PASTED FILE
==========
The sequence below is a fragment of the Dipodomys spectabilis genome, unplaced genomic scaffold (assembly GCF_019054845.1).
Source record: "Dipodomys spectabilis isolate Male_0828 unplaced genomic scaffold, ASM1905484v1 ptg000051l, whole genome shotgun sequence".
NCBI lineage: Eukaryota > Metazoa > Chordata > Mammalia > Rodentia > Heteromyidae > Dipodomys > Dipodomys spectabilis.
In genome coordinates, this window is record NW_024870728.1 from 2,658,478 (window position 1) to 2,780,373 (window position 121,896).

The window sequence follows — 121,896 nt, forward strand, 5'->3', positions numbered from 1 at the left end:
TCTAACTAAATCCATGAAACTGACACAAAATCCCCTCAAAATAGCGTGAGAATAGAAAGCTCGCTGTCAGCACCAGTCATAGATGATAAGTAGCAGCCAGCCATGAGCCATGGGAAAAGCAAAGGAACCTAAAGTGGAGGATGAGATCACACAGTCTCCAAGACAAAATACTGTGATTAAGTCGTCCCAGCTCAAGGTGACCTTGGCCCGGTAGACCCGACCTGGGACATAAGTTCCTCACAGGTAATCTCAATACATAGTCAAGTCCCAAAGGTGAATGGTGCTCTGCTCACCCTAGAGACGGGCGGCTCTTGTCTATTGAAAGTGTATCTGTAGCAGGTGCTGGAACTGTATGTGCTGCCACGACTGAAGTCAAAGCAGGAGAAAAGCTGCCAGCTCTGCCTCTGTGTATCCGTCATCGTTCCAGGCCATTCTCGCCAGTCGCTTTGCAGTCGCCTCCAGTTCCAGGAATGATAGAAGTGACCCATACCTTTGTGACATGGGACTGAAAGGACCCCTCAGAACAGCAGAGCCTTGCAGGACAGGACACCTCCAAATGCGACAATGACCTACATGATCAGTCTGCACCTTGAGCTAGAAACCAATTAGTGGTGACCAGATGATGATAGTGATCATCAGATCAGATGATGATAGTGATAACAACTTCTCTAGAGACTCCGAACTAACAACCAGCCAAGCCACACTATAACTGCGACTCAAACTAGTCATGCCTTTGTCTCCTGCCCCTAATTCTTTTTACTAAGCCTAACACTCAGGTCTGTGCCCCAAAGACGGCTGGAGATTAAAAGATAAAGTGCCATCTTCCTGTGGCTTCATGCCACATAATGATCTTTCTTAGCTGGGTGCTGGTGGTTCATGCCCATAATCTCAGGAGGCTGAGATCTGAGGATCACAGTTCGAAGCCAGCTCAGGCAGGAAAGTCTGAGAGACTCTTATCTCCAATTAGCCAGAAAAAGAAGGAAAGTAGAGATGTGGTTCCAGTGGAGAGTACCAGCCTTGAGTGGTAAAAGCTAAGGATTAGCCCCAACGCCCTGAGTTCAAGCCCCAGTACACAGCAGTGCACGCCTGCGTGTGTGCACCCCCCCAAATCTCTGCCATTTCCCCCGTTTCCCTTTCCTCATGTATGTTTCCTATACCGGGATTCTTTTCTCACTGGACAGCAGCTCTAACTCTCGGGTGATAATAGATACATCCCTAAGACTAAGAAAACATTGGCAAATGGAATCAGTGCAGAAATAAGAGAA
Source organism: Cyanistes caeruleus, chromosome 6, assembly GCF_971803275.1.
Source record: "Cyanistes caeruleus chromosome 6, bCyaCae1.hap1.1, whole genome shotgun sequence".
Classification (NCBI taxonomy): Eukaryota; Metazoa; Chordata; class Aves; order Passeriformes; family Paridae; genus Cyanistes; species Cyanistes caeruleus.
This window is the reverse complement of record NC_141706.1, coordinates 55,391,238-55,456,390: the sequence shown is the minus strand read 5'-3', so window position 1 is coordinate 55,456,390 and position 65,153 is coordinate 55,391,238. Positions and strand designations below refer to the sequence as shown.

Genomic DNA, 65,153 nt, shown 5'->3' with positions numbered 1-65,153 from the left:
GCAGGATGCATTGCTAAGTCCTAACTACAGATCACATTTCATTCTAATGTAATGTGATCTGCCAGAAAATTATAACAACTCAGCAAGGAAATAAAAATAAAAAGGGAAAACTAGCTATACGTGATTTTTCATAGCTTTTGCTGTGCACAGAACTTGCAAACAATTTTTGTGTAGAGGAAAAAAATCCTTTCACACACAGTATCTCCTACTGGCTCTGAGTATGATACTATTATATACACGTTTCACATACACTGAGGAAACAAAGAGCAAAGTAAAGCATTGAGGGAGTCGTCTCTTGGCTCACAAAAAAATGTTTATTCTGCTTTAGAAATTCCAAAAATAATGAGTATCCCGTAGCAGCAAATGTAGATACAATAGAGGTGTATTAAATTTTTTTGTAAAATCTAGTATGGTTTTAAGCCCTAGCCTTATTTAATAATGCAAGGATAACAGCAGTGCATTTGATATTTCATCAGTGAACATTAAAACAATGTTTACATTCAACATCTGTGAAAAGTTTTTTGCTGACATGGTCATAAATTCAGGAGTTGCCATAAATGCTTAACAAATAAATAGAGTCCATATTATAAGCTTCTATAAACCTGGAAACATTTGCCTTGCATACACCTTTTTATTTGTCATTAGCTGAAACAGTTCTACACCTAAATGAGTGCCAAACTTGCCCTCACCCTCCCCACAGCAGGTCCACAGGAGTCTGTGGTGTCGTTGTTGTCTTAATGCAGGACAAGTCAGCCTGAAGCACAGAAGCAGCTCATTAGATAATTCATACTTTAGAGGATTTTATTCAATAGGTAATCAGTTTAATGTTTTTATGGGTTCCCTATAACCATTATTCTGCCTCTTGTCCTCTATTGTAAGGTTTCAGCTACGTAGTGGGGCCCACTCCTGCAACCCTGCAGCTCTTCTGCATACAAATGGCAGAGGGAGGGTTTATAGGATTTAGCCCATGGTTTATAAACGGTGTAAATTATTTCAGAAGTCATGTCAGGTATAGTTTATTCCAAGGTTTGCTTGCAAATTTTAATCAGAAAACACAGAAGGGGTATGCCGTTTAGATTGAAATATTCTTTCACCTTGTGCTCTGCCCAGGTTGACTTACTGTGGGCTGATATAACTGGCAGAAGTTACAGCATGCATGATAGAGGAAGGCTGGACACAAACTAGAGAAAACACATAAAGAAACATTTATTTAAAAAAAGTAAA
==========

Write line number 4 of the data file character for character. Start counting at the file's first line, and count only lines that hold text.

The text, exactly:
In genome coordinates, this window is record NW_024870728.1 from 2,658,478 (window position 1) to 2,780,373 (window position 121,896).